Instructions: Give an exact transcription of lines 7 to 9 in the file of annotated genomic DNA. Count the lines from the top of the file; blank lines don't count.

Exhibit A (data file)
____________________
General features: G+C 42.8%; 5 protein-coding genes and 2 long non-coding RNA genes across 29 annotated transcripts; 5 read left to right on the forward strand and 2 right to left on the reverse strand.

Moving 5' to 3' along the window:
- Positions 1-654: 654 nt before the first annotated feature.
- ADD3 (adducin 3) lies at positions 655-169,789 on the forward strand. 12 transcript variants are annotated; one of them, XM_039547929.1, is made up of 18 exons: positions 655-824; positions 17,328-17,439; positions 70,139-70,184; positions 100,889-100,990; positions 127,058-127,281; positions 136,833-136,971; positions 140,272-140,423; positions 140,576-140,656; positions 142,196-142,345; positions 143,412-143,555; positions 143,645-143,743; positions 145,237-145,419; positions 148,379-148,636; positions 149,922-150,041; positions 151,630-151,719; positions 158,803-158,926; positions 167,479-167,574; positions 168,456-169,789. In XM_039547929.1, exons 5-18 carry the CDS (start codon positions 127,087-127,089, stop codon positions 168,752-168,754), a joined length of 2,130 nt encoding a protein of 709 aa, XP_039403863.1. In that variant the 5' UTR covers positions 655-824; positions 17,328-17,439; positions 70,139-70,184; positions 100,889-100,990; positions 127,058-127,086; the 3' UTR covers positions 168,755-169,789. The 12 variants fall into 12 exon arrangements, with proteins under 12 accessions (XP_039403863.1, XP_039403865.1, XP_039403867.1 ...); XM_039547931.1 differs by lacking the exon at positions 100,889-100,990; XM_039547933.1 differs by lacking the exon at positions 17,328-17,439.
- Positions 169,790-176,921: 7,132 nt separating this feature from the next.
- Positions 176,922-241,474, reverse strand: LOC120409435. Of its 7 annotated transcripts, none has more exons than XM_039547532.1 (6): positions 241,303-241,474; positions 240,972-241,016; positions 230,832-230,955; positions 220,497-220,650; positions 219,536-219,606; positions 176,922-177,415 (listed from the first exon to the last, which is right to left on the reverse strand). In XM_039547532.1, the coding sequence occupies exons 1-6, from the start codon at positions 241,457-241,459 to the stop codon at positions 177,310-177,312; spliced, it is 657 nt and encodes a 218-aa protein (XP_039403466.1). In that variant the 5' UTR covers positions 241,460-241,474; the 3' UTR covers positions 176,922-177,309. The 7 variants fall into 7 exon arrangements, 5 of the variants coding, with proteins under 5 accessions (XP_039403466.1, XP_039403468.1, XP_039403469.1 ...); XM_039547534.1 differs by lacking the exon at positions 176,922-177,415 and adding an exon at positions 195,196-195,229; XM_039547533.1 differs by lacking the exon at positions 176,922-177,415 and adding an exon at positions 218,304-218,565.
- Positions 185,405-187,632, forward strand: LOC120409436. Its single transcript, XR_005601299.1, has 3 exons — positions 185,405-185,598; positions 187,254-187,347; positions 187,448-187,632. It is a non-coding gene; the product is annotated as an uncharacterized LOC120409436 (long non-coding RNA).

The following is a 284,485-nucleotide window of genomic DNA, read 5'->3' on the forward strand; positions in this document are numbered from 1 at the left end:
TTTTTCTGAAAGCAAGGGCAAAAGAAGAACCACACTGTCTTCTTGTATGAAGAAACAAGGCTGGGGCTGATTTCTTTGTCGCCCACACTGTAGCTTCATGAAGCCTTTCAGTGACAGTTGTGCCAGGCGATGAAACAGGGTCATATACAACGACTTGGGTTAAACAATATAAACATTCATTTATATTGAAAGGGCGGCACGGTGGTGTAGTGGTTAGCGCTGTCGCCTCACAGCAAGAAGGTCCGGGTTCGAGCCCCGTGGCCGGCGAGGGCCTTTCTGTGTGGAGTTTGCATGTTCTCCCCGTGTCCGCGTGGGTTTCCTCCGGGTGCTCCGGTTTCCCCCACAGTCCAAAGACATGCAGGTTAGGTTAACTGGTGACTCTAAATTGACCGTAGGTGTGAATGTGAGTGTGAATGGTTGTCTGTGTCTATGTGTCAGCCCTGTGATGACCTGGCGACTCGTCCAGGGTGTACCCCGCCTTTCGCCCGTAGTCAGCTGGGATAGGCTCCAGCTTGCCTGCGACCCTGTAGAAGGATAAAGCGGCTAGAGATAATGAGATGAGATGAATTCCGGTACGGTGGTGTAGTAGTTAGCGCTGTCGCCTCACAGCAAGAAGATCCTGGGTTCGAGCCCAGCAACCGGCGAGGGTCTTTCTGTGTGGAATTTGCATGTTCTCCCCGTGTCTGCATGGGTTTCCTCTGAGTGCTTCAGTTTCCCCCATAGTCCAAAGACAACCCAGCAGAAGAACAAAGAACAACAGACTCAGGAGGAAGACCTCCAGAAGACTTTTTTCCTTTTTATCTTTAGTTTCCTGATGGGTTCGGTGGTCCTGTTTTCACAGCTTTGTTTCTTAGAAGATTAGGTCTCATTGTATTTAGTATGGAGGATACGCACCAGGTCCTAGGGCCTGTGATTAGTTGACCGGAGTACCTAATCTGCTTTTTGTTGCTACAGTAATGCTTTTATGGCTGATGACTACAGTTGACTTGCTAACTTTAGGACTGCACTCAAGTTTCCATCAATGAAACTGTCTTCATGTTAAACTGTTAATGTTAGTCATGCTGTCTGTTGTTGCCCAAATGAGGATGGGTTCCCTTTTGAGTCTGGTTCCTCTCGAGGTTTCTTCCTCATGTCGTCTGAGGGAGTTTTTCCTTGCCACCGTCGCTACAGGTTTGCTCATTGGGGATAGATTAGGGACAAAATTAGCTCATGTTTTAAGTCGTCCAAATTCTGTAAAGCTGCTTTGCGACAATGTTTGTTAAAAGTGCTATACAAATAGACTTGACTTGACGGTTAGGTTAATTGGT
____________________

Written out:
- Positions 185,405-187,632, forward strand: LOC120409436. Its single transcript, XR_005601299.1, has 3 exons — positions 185,405-185,598; positions 187,254-187,347; positions 187,448-187,632. It is a non-coding gene; the product is annotated as an uncharacterized LOC120409436 (long non-coding RNA).

The following is a 284,485-nucleotide window of genomic DNA, read 5'->3' on the forward strand; positions in this document are numbered from 1 at the left end:
TTTTTCTGAAAGCAAGGGCAAAAGAAGAACCACACTGTCTTCTTGTATGAAGAAACAAGGCTGGGGCTGATTTCTTTGTCGCCCACACTGTAGCTTCATGAAGCCTTTCAGTGACAGTTGTGCCAGGCGATGAAACAGGGTCATATACAACGACTTGGGTTAAACAATATAAACATTCATTTATATTGAAAGGGCGGCACGGTGGTGTAGTGGTTAGCGCTGTCGCCTCACAGCAAGAAGGTCCGGGTTCGAGCCCCGTGGCCGGCGAGGGCCTTTCTGTGTGGAGTTTGCATGTTCTCCCCGTGTCCGCGTGGGTTTCCTCCGGGTGCTCCGGTTTCCCCCACAGTCCAAAGACATGCAGGTTAGGTTAACTGGTGACTCTAAATTGACCGTAGGTGTGAATGTGAGTGTGAATGGTTGTCTGTGTCTATGTGTCAGCCCTGTGATGACCTGGCGACTCGTCCAGGGTGTACCCCGCCTTTCGCCCGTAGTCAGCTGGGATAGGCTCCAGCTTGCCTGCGACCCTGTAGAAGGATAAAGCGGCTAGAGATAATGAGATGAGATGAATTCCGGTACGGTGGTGTAGTAGTTAGCGCTGTCGCCTCACAGCAAGAAGATCCTGGGTTCGAGCCCAGCAACCGGCGAGGGTCTTTCTGTGTGGAATTTGCATGTTCTCCCCGTGTCTGCATGGGTTTCCTCTGAGTGCTTCAGTTTCCCCCATAGTCCAAAGACAACCCAGCAGAAGAACAAAGAACAACAGACTCAGGAGGAAGACCTCCAGAAGACTTTTTTCCTTTTTATCTTTAGTTTCCTGATGGGTTCGGTGGTCCTGTTTTCACAGCTTTGTTTCTTAGAAGATTAGGTCTCATTGTATTTAGTATGGAGGATACGCACCAGGTCCTAGGGCCTGTGATTAGTTGACCGGAGTACCTAATCTGCTTTTTGTTGCTACAGTAATGCTTTTATGGCTGATGACTACAGTTGACTTGCTAACTTTAGGACTGCACTCAAGTTTCCATCAATGAAACTGTCTTCATGTTAAACTGTTAATGTTAGTCATGCTGTCTGTTGTTGCCCAAATGAGGATGGGTTCCCTTTTGAGTCTGGTTCCTCTCGAGGTTTCTTCCTCATGTCGTCTGAGGGAGTTTTTCCTTGCCACCGTCGCTACAGGTTTGCTCATTGGGGATAGATTAGGGACAAAATTAGCTCATGTTTTAAGTCGTCCAAATTCTGTAAAGCTGCTTTGCGACAATGTTTGTTAAAAGTGCTATACAAATAGACTTGACTTGACGGTTAGGTTAATTGGT